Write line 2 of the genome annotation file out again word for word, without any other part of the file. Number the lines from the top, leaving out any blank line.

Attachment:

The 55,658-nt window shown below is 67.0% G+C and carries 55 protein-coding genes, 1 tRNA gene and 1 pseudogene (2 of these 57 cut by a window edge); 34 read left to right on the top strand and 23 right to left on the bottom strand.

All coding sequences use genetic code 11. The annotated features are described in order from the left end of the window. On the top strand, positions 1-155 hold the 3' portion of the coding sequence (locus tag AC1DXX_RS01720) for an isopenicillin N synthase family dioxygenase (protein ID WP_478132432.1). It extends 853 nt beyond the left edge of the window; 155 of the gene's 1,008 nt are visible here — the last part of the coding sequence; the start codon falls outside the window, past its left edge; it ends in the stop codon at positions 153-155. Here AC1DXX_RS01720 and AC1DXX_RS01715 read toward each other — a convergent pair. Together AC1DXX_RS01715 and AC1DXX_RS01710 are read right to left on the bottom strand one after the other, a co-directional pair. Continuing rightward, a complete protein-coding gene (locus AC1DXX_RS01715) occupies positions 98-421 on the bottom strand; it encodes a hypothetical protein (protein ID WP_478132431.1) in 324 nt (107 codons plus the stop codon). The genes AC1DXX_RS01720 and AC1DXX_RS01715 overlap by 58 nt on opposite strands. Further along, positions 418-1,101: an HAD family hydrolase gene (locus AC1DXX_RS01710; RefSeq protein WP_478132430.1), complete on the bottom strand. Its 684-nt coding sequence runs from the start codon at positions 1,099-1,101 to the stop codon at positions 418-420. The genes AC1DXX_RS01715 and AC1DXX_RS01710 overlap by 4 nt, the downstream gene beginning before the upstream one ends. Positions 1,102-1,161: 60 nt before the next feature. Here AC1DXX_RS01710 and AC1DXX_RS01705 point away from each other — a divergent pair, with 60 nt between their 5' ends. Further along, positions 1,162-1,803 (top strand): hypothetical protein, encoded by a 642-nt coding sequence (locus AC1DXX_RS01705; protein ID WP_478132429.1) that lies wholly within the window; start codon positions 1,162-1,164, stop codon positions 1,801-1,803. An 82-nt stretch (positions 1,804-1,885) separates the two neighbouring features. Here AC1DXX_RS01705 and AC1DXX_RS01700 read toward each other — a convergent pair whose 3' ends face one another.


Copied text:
All coding sequences use genetic code 11. The annotated features are described in order from the left end of the window. On the top strand, positions 1-155 hold the 3' portion of the coding sequence (locus tag AC1DXX_RS01720) for an isopenicillin N synthase family dioxygenase (protein ID WP_478132432.1). It extends 853 nt beyond the left edge of the window; 155 of the gene's 1,008 nt are visible here — the last part of the coding sequence; the start codon falls outside the window, past its left edge; it ends in the stop codon at positions 153-155. Here AC1DXX_RS01720 and AC1DXX_RS01715 read toward each other — a convergent pair. Together AC1DXX_RS01715 and AC1DXX_RS01710 are read right to left on the bottom strand one after the other, a co-directional pair. Continuing rightward, a complete protein-coding gene (locus AC1DXX_RS01715) occupies positions 98-421 on the bottom strand; it encodes a hypothetical protein (protein ID WP_478132431.1) in 324 nt (107 codons plus the stop codon). The genes AC1DXX_RS01720 and AC1DXX_RS01715 overlap by 58 nt on opposite strands. Further along, positions 418-1,101: an HAD family hydrolase gene (locus AC1DXX_RS01710; RefSeq protein WP_478132430.1), complete on the bottom strand. Its 684-nt coding sequence runs from the start codon at positions 1,099-1,101 to the stop codon at positions 418-420. The genes AC1DXX_RS01715 and AC1DXX_RS01710 overlap by 4 nt, the downstream gene beginning before the upstream one ends. Positions 1,102-1,161: 60 nt before the next feature. Here AC1DXX_RS01710 and AC1DXX_RS01705 point away from each other — a divergent pair, with 60 nt between their 5' ends. Further along, positions 1,162-1,803 (top strand): hypothetical protein, encoded by a 642-nt coding sequence (locus AC1DXX_RS01705; protein ID WP_478132429.1) that lies wholly within the window; start codon positions 1,162-1,164, stop codon positions 1,801-1,803. An 82-nt stretch (positions 1,804-1,885) separates the two neighbouring features. Here AC1DXX_RS01705 and AC1DXX_RS01700 read toward each other — a convergent pair whose 3' ends face one another.